Arizona, California, Missouri and North Dakota Voters: Animals Need You
The next few hours are critical for the future welfare of countless hundreds of thousands of animals—from dogs to wildlife.
Please join me in the waning hours of the 2010 election season in making the calls and sending the emails to friends, family and acquaintances—and, if you can, to business contacts—in four states where voters will weigh in on policy issues related to animal protection in the 2010 election. Those states are Arizona, California, Missouri and North Dakota.
Below are a sampling of comments I’ve received from energized blog readers. I think you’ll find them inspirational, as I did. I hope you will find time to join them in spreading the word that animals need us this Tuesday. One mighty push now can put a stop to enormous suffering.
First, to recap the important animal issues on state ballots:
Arizona: NO! on Prop 109. This is a special interest power grab to block future wildlife protection ballot initiatives. Very broadly, it is an attack on voting rights, and a thinly veiled effort to hand all state-level wildlife policy over to state lawmakers, who are generally too beholden to the NRA. The trophy hunting enthusiasts at the NRA and Safari Club International are pushing Prop 109, but we’ve heard from many rank-and-file hunters who think it’s dangerous and overreaching. Prop 109 also puts the state’s voter-approved restriction on the use of steel-jawed leghold traps on the chopping block, and that’s not something we can stand for.
California: YES! on Prop 21. This measure would create a stable and adequate source of funding to maintain state parks and beaches, and promote wildlife conservation and habitat protection.
Missouri: YES! on Prop B. Missouri is the puppy mill capital of America. In these breeding mills, dogs are crammed into small and filthy cages, denied veterinary care, exposed to extremes of heat and cold, and given no exercise or human affection. Prop B will stop puppy mill abuses in Missouri by establishing common sense standards for the proper care of dogs, giving thousands of suffering dogs a better life. The Missouri Farm Bureau has run a deceptive campaign against the measure, saying it would lead to restrictions on animal agriculture. But that’s just a false and fear-based claim. The same people opposing Prop B last got together to work against our Missouri anti-cockfighting ballot initiative 12 years ago, and their claims about a cockfighting ban morphing into a ban on hunting and animal agriculture haven’t materialized in any way. They won’t in the wake of Prop B’s passage, either.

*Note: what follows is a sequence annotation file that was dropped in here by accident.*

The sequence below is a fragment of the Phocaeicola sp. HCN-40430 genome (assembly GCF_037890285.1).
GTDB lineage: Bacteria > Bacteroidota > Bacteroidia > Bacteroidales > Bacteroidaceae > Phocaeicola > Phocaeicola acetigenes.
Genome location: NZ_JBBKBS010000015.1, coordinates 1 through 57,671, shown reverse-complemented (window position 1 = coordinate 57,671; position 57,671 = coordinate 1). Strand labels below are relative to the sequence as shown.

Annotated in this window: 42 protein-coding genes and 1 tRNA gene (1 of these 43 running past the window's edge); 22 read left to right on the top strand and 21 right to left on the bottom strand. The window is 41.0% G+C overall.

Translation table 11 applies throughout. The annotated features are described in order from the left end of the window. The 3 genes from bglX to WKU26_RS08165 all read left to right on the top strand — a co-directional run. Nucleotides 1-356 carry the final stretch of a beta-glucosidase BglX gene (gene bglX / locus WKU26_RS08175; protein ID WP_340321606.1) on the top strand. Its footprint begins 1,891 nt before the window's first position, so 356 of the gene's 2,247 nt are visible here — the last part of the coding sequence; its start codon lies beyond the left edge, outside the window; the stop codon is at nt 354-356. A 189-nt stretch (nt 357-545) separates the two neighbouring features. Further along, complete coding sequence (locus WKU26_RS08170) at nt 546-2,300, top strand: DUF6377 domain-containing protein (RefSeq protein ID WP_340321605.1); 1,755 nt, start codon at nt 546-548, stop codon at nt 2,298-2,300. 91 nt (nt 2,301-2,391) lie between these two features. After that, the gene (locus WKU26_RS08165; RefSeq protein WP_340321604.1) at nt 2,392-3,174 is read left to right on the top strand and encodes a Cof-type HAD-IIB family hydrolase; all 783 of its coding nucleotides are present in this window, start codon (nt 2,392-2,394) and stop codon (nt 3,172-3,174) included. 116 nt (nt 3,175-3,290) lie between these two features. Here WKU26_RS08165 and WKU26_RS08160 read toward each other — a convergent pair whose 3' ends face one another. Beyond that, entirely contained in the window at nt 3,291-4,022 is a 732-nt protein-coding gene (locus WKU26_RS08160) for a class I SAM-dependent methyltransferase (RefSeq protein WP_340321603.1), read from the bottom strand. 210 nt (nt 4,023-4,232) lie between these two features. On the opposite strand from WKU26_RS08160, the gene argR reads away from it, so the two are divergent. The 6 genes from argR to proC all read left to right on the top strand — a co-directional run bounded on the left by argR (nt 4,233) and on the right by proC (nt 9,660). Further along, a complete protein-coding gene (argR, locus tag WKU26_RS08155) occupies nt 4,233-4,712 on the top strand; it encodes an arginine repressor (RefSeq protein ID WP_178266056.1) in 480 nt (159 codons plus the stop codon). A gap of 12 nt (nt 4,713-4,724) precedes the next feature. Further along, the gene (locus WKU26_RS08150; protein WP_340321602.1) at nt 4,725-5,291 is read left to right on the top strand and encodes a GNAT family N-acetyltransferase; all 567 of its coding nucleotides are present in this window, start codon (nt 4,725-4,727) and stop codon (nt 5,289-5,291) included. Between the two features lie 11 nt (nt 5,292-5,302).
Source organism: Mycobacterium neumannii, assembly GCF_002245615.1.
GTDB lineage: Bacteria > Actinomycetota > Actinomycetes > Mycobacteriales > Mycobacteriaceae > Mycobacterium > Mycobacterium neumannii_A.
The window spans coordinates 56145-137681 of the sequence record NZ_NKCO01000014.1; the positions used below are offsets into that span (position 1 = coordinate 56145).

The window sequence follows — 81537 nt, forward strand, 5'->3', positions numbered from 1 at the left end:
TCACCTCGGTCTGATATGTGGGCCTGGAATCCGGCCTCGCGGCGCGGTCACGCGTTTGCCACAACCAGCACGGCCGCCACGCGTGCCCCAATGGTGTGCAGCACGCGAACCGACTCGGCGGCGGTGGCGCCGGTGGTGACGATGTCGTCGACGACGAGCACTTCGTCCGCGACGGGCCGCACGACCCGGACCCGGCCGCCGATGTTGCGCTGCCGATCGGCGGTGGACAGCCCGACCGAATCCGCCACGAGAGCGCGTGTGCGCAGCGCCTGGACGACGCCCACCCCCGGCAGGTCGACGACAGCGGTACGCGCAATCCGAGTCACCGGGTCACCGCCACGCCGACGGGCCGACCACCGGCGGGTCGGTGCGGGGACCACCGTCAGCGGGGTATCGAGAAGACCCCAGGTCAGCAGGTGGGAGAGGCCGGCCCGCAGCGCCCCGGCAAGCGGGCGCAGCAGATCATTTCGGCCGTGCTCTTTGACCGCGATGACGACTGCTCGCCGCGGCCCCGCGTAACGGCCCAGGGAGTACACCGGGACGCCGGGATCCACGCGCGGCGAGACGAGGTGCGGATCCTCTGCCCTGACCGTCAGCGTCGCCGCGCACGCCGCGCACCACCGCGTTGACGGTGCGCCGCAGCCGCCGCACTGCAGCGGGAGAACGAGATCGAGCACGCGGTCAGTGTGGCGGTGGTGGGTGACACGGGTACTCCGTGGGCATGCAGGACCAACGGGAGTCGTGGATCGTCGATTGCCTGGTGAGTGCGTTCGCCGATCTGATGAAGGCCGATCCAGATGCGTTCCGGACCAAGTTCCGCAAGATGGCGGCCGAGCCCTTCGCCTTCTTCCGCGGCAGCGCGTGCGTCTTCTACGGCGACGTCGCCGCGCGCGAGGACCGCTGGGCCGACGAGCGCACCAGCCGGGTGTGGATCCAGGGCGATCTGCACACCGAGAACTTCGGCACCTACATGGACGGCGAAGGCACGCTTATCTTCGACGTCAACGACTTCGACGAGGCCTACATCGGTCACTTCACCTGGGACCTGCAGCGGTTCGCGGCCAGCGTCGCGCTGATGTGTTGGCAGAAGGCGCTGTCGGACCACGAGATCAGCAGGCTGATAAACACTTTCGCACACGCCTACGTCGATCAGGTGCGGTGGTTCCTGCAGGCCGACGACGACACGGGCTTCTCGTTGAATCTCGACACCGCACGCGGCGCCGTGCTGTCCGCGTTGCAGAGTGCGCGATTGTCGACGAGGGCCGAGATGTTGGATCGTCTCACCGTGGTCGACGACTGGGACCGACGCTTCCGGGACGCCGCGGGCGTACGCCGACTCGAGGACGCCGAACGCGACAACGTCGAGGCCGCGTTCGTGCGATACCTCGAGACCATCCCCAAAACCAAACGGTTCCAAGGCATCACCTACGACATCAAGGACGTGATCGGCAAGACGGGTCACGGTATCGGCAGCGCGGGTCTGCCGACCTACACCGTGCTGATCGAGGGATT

North Dakota: YES! on Measure 2. We agree with many hunters that it is plain wrong to shoot animals confined in pens for the sake of a trophy—often tame animals who have been hand-fed. Measure 2 would outlaw such “canned hunting” operations. North Dakota hunters qualified and led this fight for Measure 2, and we’ve added a voice of support. They’ve been badly outspent, and we’ve worked to level the playing field. We applaud these hunters for standing up for the values of ethics and sporting conduct. The opponents, mainly the North Dakota Farm Bureau, say it’s an issue of property rights. But there’s no absolute right to do whatever you want on private property—whether it’s poaching, canned hunting, or even animal fighting.
Now, your thoughts:
If the fear mongers in Arizona ever get away with anything like the pernicious hypocrisy in their Prop 109, America would be in very serious trouble. Nothing else in our history would be a more lethal attack on our constitutional system that protects the freedoms the NRA types boast they are defending. —Arden Allen
I live in Arizona and recently completed my early voting ballot voting against Prop 109. This would be a detriment to the wildlife of Arizona and I only hope this message reaches all voters in Arizona and Prop 109 gets voted down. —Sara
Dear people of Missouri, you must be smart people, as you passed the anti-cockfighting law (for which I applaud you). Now it's your turn to help the dogs. Their future is in your hands, so please get out and vote yes on Prop B. And to Betty White, I applaud you for standing up for this good law; please keep up the good fight. —Erin
We must stop these puppy mills. It's just a money making operation at the expense of these poor animals living in these awful conditions. Please, everyone, do what you can to stop this. —Christy A. Mattingly
To so thoroughly and completely deny one shred of dignity or decency to these innocent, sweet-natured, loving animals—sentient creatures who feel, who think, and unfortunately who also suffer horribly—constitutes abuse and cruelty so appalling and sickening, that it makes me want to go personally to each and every single voting adult in Missouri to personally beg them to pass Prop B. But I'm way out here in California so all I can do is to support Prop B in every way I can think of or am asked to, but also to hope and pray to the Good Lord that these precious dogs, who suffer such unspeakable horrors, will be rescued and protected in the future by the passage of this common sense measure. —Victoria Rouse
As a veterinary surgeon for nearly 30 years, I commend my colleagues in Missouri for becoming involved in the opportunity to help alleviate the unconscionable suffering of puppy mill dogs. All too often, my colleagues are quite lax in lending a learned voice for the fight to protect the animal community. —David M. Clark, DVM
I am in Texas but used to live on the Missouri-Illinois line. You guys vote this in and save the dogs. —Bennie Jones
This must stop now. People unite. This is a war on cruelty. Vote yes on Prop B. If you love dogs you must get out and vote. —Denise Edgar
Paid for by The Humane Society of the United States, Wayne Pacelle, President, 2100 L Street NW, Washington, DC 20037